Yes, we know, it may be Barcelona‘s most famous street, but it really doesn’t live up to the hype, and, truthfully, you’re better missing it all together. Around ten years ago, you may have seen weird and wonderful stalls here, selling everything from plants to caged birds, as well as elaborate street performers and artists, but today, there are only a handful street performers left, along with a few artists selling similar types of caricatures and stalls selling tacky souvenirs and ice cream. There are few actual sights to see here, and you’re more likely to find kebab shops and overpriced tourist restaurants than authentic tapas bars or traditional Catalan fare.
Barcelona’s La Boqueria is said to be one of the most famous and best markets in the world – unfortunately, though, it just no longer has the appeal that it once did. Instead of stalls selling typical Spanish products such as olives, dried peppers and ham, most of the stalls here now sell novelty sweets, tropical juices and strange Mexican takeaway instead. Add this to the sheer number of people crowded into the small spaces between the isles, and you really won’t see what all the hype is about at all.
The famous Puerto del Sol lies at the heart of Madrid and is one of the city’s most famous landmarks. It’s the site where Madrileños celebrate the New Year and where other big events take place, but during the rest of the year, it’s really just a very crowded meeting spot. There is no real draw for visitors or reason to visit, so we’d advise you to spend your time more wisely and visit something else instead.
Like the Puerto del Sol, Madrid‘s Plaza Mayor is a major city landmark. While it does look impressive, surrounded by grand buildings and portico arches, it’s filled with hawkers selling odd souvenirs, people dressed in gaudy costumes, and is surrounded by overpriced cafés and restaurants.
Anyone that’s been to Spain will have surely seen these types of flamboyant shows advertised, combining dinner and a flamenco show. These types of shows are just for tourists, however, and are usually not very authentic. If you really want to experience the true flamenco spirit, head to cities like Seville and Granada and go to see dances in crowded local bars or old gypsy caves.
We’re not having a go at sangria – let’s face it, we love it, too; however, it really is only a drink for tourists and can usually only be found at touristy restaurants and bars. It’s also overpriced at around five euros a glass, and more than likely comes from a carton bought at the supermarket for just one euro. Locals don’t really drink sangria, so if you want to try something similar but more authentic, ask for a tinto de verano (summer wine) instead.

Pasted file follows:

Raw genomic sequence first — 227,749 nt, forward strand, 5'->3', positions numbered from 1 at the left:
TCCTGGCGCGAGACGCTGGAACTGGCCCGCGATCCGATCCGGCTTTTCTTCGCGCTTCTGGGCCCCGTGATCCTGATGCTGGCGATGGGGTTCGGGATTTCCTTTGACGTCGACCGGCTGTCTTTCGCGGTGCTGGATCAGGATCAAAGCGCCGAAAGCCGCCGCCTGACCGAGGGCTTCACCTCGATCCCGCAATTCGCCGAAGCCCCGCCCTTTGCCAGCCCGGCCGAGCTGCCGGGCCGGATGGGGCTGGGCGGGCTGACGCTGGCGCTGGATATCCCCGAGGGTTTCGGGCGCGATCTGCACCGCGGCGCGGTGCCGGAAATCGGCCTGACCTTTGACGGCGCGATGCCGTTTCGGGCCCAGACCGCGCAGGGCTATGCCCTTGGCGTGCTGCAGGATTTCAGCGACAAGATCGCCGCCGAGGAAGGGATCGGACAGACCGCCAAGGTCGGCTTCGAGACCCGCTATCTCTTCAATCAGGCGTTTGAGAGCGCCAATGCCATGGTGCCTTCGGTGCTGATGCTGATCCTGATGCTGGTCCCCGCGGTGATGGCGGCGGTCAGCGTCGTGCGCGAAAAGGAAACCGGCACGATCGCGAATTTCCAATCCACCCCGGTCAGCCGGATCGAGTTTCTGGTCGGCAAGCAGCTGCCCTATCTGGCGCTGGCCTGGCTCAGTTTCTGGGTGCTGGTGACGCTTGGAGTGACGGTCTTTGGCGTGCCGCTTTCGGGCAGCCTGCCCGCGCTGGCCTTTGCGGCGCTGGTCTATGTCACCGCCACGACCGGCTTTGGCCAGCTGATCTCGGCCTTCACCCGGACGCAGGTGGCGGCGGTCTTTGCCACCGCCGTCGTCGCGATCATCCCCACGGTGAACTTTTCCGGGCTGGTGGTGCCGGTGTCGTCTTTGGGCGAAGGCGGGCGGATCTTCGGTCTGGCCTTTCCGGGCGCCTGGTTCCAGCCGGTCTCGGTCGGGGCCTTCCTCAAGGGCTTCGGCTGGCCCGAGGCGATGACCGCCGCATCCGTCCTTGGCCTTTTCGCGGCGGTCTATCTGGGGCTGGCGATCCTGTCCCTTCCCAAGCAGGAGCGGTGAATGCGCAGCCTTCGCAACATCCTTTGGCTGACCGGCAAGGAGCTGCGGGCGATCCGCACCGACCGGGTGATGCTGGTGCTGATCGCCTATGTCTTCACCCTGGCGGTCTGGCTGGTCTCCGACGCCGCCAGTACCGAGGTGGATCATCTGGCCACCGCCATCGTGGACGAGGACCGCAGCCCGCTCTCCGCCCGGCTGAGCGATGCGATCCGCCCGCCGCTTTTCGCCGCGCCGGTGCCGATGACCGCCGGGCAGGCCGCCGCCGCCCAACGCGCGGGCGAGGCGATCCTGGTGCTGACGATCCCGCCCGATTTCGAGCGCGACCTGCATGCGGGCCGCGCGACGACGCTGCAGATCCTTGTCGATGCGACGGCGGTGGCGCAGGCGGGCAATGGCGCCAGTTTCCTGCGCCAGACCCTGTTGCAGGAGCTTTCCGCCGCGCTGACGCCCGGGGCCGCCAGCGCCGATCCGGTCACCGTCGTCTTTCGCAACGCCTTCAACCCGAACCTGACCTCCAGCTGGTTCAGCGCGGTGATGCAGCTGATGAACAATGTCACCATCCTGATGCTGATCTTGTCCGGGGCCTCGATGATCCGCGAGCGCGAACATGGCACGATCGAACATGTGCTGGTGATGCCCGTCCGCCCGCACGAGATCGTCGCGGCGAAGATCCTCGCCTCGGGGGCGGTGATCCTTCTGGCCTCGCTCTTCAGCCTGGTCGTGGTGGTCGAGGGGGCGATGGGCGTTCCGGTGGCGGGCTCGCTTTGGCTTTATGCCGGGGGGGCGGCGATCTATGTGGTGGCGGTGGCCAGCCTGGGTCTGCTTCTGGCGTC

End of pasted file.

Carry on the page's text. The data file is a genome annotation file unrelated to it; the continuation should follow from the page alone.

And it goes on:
Located in Marbella on the Costa del Sol, Puerto Banus is the playground of the rich and famous – full of designer stores, marinas filled with yachts and gourmet restaurants. If you’re not flush with cash, however, Marbella and Puerto Banus can be very expensive tourist traps with little more to do than spend more money.
Located on the Costa Blanca, not far from Valencia, Benidorm is a favourite Spanish resort with many tourists – particularly those from the UK and Germany. Sometimes the whole of Benidorm it seems has become one big tourist trap, filled with tacky resorts, English pubs and clubs. In fact, there’s not much typically Spanish here at all.
You know the restaurants we mean – those with large colourful photos of the meals plastered up outside, the big board with pictures of paellas, and a person with a menu trying to entice you inside. Yes, these restaurants may have good photos, but that’s about all. The food is unlikely to look as appetising as it does on the photos, it won’t be authentic, and the paellas, like much of the offerings, have probably come straight out of the freezer.
It’s one of the most famous beaches in the Canary Islands, if not in the whole of Spain, known for its party vibe, beautiful bodies and lively international bars. The reality of this famous Tenerife beach, however, is that it’s packed with noisy sunburnt tourists, garish beach bars and restaurants serving steak and chips or all-you-can eat buffets, rather than anything remotely Spanish.
Other than Tenerife, Mallorca is one of the biggest Spanish destinations for the 18-30s’ club and package holiday tourists. Mallorca may be a dazzling island full of rolling mountains, orange and lemon groves and small coves and inlets, but most tourists are drawn to the clubbing resorts and the likes of Magaluf. One big overrated tourist trap, Magaluf is filled with noisy garish clubs, glitzy neon signs and drunk tourists. If you fall for only staying at the big resorts of Magaluf, you’re making a big mistake.